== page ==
ALBANY, N.Y. — The holiday season is a time for the traditional and the familiar.

In entertainment, there are few things more familiar than "It's a Wonderful Life." The Frank Capra film is beloved and stage adaptations are popular because they are usually faithful to the original.

With that in mind, Capital Repertory Theater is taking a bit of a risk as it is tinkering with the work. Now through Dec. 22 (previews begin tonight; press opening is Tuesday), the Albany theater company is presenting "It's a Wonderful Life: Live from WVL Radio Theater." It's performed as a radio show.

Don't worry, it still tells the heartwarming story of how George Bailey, a humble man from Bedford Falls, who on a desperate Christmas Eve, comes to realize how his seemingly insignificant life has affected so many people in a positive way.

If telling the story as if it were a live radio show isn't tradition-breaking enough, making it more jarring is the story is told using only four actors.

One of those actors is Wynn Harmon. This is his fifth production at The Rep, the first dating back to "Dr. Faustus," in 2003. Harmon is the epitome of a "working actor." His biography shows barely a lapse between productions as he seems to be constantly performing somewhere.

Though he is a dramatic actor, he has recently been on Broadway in "Porgy and Bess," and frequently performs non-singing roles at Glimmerglass Opera in Cooperstown and the National Opera at the Kennedy Center in Washington, D.C. Those credits are listed right next to the works of Shakespeare and contemporary playwrights that he's done at the Old Globe in San Francisco and other high profile theater companies.

During a telephone interview, it becomes clear that Harmon sees himself as more than a gypsy actor moving from town-to-town, theater-to-theater.

He calls Capital Rep one of his favorite places to perform. "I love working with Maggie (Mancinelli-Cahill), The Rep's producing artistic director). "I respect her talent and her artistic integrity. Being here I feel it is more than a job. There is a sense that the work we do is important for the community. (Maggie) shares my feeling that choosing to be to be an artist is to choose a career of service."

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He explains: "When I was a kid, I loved to read stories. Now that I'm an adult I get to be in the story."     He said he sees the tales told in theaters as a way of connecting people. "When you are on stage there comes a moment when you can feel the audience becoming involved with the story you are telling. You sense them understanding the truth of what is happening and there is a connection between actor and audience. It's almost like they are saying, `Tell me more.' That's when you know you are in the right profession."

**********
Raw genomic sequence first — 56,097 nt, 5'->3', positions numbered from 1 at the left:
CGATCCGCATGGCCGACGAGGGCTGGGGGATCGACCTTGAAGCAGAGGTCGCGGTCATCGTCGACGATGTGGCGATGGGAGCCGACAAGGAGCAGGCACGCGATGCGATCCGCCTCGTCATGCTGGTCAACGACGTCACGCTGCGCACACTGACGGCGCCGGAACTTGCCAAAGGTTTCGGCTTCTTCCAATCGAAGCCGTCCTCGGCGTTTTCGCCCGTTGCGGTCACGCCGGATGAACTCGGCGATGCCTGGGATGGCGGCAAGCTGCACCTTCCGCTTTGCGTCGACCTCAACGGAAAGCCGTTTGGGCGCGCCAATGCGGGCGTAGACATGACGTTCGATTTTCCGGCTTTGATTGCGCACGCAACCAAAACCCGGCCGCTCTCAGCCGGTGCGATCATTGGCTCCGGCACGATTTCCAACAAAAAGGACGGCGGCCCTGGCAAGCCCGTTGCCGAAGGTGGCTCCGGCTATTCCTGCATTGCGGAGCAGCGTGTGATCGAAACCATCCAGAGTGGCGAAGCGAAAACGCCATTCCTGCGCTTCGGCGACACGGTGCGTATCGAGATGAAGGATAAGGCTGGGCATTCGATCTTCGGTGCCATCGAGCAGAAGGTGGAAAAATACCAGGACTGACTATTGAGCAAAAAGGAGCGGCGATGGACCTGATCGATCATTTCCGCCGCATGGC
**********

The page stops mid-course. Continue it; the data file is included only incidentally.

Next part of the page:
Harmon said that the moral lessons within "It's a Wonderful Life" is the kind of stories people thirst for, especially in today's world. "It's set the 1940s, but it speaks to our time," he said.

He is aware that performing in a beloved work carries additional responsibilities. "Every person in the film was brilliant," he said. "The more you see it the more you realize that even the smallest scene is perfect. Every time I see it, I discover a new moment." Making it personal, he said, "In this production I play 15 different characters. I have to give all their do."

He insists that telling the story as a radio play performed by only four actors is not a gimmick. Rather, he thinks the concept enriches the material. He points out that the radio station is in financial trouble, just like the rest of the country in the 1940s. "It supports the desperation of the times and heightens the tension the characters are going through."

Hammond finds special significance in another plot point. He explains, "There is a blizzard the night of the broadcast preventing most of the professional actors from getting to station. Only two professionals are in the studio, so two people from the station's staff are thrust into performing. Four people must play almost four dozen characters. It's kind of miraculous, as they find within themselves undiscovered abilities. They salvage success from what could have been a disaster."

Their experience parallels George's journey, he said. "They find worth in serving."

He said his goal, first and foremost, is that the audience enjoy themselves. He is confident that the material, the clever staging and the talent of the cast will accomplish that mission.

However, he has greater hopes for those who experience the production. "The material celebrates the wonder of life," Harmon said. "It's about the interaction of a community of people who make wonder happen. I want the audience to leave with a sense of gratitude about being alive and appreciating the wonder of life."